–spoilers for Wreck & Ruin–
Publisher: Black Library
Series: Novella Series 3 (#1)
Genre: Grimdark SF
Publication Date: 2020
Left reeling by recent events, Sister Augusta of the Adeptus Sororitas is tasked with returning to the one world she hoped never to revisit. This could well be her final mission, and the stakes have never been higher . . .
As near as I can tell, Warhammer 40,000’s Sisters of Battle have some pretty sexist origins. For a hobby aimed largely at teen boys, the models inevitably had a sexualised quality about them. Slender space marines with breasts isn’t too far off the mark, and in the lore of the setting, some groups such as the Sisters Repentia have an undeniably BDSM elelment to their design. Thankfully, the Sisters of Battle soon rose above these less than ideal origins to become one of the more intricate factions in the game. Recent years have seen Black Library giving them a fair deal of attention, kicking off with James Swallow’s duology, and continuing in both novel and audio since. In the past few years, we’ve seen more female authors breaking into Black Library’s ranks, and with both Rachel Harrison and Danie Ware writing for them, we’re getting more and more excellent Sisters of Battle content.
Black Libary’s new novella ranges are proving to be fertile ground for smaller-scale stories set in the sprawling grimdark future, and Ware gets a lot of mileage out of the limited page count on offer here. It helps that she has already had two previous novellas (and a host of short stories) to establish her protagonists, but these are by no means essential reading. I’ve only read Wreck & Ruin before, and I don’t feel like I missed out on anything too important, though you can bet I’ll be picking up those missing volumes if I get a chance. Ware’s characters are her greatest strength, and Augusta’s squad are a diverse and compelling group to read about, finding time to breathe amid all the action the forty-first millennium throws at them. There’s enough material in their interactions to support at least a novel, if not a series, and if this is (as it appears to be) the last time we see them, then at least that time wasn’t wasted.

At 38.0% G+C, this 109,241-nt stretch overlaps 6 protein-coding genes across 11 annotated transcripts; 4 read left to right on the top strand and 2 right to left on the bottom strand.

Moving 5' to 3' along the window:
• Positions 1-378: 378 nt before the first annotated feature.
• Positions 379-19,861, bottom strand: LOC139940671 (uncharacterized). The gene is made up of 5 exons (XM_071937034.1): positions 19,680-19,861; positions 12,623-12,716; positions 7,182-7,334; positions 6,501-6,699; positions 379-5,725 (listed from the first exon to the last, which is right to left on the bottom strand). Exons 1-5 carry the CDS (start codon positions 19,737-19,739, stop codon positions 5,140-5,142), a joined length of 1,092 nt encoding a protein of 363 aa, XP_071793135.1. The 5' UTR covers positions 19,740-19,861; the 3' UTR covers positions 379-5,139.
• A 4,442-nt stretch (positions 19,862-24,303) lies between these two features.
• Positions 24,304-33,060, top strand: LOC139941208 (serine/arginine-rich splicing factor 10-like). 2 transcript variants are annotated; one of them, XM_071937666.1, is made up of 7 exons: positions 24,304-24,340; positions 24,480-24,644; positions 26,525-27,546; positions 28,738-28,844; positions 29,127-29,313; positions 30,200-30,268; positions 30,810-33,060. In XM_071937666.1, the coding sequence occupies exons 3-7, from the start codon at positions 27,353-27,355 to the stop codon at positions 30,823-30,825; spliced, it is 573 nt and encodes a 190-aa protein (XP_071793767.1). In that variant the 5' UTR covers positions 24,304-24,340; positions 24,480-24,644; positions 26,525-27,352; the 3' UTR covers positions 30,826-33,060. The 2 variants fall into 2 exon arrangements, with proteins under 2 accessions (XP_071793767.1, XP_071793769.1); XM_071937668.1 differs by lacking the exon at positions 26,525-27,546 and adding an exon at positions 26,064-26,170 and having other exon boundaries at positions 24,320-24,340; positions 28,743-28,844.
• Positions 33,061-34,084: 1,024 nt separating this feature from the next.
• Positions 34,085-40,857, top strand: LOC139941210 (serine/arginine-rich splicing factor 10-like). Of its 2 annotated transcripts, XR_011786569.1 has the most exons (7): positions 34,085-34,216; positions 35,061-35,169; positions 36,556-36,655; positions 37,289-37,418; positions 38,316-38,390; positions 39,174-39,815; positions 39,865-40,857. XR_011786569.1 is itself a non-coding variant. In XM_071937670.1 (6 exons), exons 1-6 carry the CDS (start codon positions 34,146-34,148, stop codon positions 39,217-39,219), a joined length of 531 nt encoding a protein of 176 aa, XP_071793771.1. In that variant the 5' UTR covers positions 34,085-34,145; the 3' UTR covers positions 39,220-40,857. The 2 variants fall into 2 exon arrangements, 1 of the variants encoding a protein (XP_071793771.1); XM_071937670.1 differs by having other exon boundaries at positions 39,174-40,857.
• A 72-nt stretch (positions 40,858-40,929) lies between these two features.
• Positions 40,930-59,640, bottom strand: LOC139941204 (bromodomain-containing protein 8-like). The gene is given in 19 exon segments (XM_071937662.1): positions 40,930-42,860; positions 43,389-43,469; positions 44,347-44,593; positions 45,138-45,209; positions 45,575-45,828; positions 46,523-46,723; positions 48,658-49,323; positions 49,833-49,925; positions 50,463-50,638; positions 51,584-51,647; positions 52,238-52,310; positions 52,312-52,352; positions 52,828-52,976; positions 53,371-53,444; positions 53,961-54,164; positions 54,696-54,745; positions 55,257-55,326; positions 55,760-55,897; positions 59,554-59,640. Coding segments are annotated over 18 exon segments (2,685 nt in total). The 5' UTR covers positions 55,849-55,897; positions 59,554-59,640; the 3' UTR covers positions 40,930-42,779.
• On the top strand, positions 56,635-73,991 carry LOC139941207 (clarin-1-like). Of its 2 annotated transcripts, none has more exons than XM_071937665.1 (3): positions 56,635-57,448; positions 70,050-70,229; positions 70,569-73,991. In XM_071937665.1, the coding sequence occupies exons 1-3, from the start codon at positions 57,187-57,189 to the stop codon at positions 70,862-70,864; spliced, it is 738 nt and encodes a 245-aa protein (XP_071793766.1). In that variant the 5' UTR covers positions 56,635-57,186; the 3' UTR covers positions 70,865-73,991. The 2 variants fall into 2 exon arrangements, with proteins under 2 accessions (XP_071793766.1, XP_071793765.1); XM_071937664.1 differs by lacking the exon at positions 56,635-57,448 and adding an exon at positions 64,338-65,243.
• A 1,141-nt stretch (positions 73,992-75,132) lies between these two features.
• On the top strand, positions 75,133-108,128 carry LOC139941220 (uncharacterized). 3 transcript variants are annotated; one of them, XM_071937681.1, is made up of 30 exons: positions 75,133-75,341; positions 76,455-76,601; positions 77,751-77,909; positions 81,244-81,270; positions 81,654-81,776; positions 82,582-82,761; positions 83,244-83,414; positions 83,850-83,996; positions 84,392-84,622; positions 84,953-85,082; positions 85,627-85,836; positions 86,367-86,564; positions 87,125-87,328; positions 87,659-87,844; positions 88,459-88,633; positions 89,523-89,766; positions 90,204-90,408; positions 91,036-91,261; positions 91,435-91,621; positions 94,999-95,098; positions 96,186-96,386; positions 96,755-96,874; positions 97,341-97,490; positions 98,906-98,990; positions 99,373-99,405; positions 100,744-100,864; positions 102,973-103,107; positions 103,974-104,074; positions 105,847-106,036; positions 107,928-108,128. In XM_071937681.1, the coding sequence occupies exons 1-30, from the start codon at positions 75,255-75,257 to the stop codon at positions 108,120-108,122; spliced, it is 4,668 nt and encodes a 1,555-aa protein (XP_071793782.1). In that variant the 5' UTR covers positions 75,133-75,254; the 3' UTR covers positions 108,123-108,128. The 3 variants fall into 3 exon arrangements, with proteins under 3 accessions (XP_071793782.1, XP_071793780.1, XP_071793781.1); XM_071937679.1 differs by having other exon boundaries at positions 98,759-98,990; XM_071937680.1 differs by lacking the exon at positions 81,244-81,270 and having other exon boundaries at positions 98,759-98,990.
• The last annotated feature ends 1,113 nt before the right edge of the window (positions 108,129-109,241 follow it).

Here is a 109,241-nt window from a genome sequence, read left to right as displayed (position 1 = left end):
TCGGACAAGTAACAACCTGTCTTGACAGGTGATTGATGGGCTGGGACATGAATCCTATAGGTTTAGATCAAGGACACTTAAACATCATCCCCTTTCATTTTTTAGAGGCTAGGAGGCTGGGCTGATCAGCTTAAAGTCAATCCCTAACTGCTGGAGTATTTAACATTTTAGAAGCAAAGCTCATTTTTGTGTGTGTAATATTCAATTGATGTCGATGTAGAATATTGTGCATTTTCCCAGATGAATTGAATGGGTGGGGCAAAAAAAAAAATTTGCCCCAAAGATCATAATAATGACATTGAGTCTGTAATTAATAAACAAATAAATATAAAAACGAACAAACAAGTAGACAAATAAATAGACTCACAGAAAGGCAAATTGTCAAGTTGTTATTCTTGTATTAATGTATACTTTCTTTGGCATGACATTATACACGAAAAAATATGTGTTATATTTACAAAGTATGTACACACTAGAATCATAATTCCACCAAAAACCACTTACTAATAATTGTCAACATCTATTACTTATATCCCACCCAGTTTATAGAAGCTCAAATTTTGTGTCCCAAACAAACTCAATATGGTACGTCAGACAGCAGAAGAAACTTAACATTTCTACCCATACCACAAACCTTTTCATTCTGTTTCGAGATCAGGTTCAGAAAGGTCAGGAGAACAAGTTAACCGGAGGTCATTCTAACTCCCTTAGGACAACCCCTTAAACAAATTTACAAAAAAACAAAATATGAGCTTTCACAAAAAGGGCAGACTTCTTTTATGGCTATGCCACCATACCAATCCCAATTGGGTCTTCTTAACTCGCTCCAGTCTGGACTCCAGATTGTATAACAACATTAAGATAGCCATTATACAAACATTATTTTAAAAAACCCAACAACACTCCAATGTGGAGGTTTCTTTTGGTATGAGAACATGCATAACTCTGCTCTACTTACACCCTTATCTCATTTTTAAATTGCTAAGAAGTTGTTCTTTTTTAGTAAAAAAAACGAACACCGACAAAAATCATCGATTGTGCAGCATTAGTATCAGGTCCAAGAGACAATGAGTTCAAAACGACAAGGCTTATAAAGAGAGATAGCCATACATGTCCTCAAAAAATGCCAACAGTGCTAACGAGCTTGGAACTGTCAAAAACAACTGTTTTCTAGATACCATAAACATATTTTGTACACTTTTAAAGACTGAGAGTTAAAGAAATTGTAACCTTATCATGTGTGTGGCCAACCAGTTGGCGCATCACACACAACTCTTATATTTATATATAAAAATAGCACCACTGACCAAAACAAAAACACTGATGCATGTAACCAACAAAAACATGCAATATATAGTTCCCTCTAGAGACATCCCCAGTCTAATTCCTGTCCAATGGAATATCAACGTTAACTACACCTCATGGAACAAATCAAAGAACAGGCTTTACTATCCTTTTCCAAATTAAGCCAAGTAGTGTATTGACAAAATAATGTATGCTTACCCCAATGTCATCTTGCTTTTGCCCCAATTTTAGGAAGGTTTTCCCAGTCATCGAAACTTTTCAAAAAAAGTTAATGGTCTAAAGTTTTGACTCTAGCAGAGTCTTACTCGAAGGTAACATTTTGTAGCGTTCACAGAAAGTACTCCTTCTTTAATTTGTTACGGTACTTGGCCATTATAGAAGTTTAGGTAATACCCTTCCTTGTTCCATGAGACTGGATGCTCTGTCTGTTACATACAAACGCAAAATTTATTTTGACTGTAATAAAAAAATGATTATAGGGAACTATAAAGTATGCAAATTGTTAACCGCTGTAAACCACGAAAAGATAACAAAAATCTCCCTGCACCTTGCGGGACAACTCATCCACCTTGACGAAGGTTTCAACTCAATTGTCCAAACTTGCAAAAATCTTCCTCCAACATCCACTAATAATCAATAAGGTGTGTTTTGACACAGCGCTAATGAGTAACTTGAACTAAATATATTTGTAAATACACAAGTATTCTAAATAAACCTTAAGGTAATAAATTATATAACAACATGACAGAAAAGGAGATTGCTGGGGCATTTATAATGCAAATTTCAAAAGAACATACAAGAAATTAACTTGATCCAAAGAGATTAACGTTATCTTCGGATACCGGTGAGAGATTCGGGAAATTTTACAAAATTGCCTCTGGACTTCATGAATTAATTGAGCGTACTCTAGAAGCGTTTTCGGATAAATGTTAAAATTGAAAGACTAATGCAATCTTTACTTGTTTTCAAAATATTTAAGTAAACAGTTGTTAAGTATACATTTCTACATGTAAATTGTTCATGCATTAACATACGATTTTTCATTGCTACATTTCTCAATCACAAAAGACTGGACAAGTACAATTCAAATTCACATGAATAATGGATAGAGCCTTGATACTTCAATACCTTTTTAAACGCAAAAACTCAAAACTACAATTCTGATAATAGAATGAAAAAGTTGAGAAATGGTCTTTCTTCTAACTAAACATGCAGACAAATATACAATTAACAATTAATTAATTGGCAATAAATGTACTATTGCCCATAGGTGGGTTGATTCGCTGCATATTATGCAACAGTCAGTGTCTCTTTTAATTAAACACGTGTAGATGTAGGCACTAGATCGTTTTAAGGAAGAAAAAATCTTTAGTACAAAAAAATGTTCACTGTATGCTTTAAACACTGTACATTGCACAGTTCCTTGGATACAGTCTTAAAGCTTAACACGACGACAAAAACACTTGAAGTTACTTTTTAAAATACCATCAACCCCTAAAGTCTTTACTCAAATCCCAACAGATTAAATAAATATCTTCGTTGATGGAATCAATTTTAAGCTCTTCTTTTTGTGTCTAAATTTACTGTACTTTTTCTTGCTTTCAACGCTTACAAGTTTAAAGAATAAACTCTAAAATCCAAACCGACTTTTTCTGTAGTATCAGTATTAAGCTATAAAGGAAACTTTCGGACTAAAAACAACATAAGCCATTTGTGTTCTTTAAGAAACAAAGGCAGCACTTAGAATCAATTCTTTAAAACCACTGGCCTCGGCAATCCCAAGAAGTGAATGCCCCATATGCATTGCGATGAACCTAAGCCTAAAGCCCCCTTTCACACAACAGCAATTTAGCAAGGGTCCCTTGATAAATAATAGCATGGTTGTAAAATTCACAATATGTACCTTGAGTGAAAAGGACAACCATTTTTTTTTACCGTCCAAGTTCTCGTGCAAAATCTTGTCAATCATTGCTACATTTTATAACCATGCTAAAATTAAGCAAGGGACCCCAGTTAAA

As you’d expect from a novella, the plot here is pretty simple. A case of ‘go here and kill these enemies.’ In that, it’s standard fare for any number of Warhammer stories. But here we get a full showcase of the armaments of the Sisters of Battle, from ground troopers to tanks to those in the air. The narrative scope never strays far from the main characters, but there is a hint of the epic about the events contained herein. Ware’s prose is clear and precise, with only the occasional embellishment, and anyone who has seen any of Games Workshop’s miniatures will be able to picture the battles as vividly as if they were truly there.
A fitting conclusion to Augusta’s scattered arc, The Rose in Anger is a strong first entry for the third novella group, and a thrilling outing for any Sisters of Battle fan.